Good Example Of Essay On Security Architecture And Models
Type of paper: Essay
Topic: Criteria, Security, Evaluation, Business, Assurance, Products, Standard, Information
Common Criteria represents the outcomes of the efforts to develop criteria for evaluation of IT security that are useful widely within the international community. This is development and alignment of a number of source criteria. Common criteria resolve technical and conceptual differences between the Source Criteria. This is the contribution to development of international standard and open ways to mutual recognition of evaluation results worldwide. Security Architecture and Models domain contains principles, concepts, standards, and structures used to design, implement, secure, and monitor, equipment, operating systems, applications, networks, and the controls used to enforce various levels of integrity, confidentiality, and availability (Nancy, 2013).
Common Criteria is a descendant of the United States Department of Defense Trusted Security Evaluation Criteria (TCSEC) in 1970’s. It was informally known as the “Orange Book.” Germany issued their own version, the Green Book, several years later as did the Canadians and the British. ITSEC soon followed, this is a consolidated security evaluations European standard. In 1994, the United States joined the Europeans in the development of international Common Criteria first version. The first version of Common Criteria was published in January1996 for comment. The second version was as a result of trials and reviews for a period of two years and thereafter published in the year 1998. (ISO) the International Organization for Standard adopted Version 2.0 as ISO 15408 in the year 1999. Common Criteria version 2.1 was issued in August 1999. Common Criteria is also called ISO 15408. The Common Criteria has been embraced by many countries through the Common Criteria Recognition Arrangement (CCRA); those who signed agreed to accept Common Criteria evaluation results conducted by other members of CCRA. The National Information Assurance Partnership (NIAP) was formed with the aim of administering security evaluation program in the US that makes use of Common Criteria as an evaluation standard (NIAP, 2005).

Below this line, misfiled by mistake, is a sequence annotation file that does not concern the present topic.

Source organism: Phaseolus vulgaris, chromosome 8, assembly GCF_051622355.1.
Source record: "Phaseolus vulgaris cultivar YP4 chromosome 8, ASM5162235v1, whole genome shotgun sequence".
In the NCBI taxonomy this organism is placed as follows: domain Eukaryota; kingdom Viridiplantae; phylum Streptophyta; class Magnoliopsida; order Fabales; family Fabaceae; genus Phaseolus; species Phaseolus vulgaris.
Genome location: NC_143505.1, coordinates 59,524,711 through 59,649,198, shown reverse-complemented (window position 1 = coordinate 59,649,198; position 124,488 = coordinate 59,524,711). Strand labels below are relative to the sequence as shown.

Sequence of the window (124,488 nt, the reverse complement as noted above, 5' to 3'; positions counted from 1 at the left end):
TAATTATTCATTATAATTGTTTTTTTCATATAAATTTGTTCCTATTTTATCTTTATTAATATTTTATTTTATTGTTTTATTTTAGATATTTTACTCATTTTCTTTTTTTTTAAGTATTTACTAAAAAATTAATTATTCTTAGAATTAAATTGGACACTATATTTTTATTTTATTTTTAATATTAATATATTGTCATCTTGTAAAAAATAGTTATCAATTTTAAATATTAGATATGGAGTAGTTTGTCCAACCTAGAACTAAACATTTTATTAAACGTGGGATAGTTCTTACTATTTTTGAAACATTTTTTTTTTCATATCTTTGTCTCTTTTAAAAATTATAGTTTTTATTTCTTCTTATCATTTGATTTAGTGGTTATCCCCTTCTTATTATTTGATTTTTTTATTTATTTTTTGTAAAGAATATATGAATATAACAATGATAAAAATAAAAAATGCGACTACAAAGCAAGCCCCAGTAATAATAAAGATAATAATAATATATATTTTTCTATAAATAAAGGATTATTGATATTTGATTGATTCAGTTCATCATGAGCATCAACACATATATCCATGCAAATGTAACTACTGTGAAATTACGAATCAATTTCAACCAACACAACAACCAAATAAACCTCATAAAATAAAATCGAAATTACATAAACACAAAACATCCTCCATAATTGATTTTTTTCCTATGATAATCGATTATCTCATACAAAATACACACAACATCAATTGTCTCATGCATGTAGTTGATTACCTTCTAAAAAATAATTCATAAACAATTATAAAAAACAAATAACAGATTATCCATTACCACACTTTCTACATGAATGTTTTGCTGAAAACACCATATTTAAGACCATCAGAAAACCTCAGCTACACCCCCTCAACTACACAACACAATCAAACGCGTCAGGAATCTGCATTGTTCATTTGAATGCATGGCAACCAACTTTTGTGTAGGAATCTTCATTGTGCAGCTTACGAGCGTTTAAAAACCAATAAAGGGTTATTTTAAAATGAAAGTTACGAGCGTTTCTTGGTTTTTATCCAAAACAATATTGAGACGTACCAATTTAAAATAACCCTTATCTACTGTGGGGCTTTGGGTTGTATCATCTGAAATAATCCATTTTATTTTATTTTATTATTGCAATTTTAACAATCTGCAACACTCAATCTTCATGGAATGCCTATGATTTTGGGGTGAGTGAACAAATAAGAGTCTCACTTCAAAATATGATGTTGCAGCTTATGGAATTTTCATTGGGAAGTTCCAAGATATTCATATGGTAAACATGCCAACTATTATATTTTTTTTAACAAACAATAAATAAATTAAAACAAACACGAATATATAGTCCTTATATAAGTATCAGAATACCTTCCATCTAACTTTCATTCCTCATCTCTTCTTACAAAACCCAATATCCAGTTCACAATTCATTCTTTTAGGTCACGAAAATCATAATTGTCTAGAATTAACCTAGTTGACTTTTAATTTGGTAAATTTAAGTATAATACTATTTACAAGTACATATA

In the year 2005, interpretations made by then were incorporated into Version 2.3 which is an update. Published as ISO/IEC 15408-3:2005, 15408-2:2005, and 15408-1:2005; CEM’s corresponding update was then published as ISO/IEC 18045:2005. Version 3.1 of Common Criteria was published in September 2006. This new version incorporated all the approved interpretations and provided major changes to the requirements of Security Assurance. Minor changes were incorporated in the year 2007 to Version 3.1, these revisions became official.
CC is comprised of 3 parts: part one, is the General Model and Introduction, part two; is the Requirements for Functional Security, and part three, is the Requirements for Security Assurance. In part three, actions that should be taken in order to gain assurance are specified, but it doesn’t state how to conduct those actions; (CEM) Common Evaluation Methodology was created to address this for assurance lower levels. The methodology is common and is the basis on which nations which are members agreed to the results of one another evaluation as stated in the Recognition of CC Certificates Arrangement in the field of IT Security. It was signed first in the year 2000 and other member countries continue to join the agreement.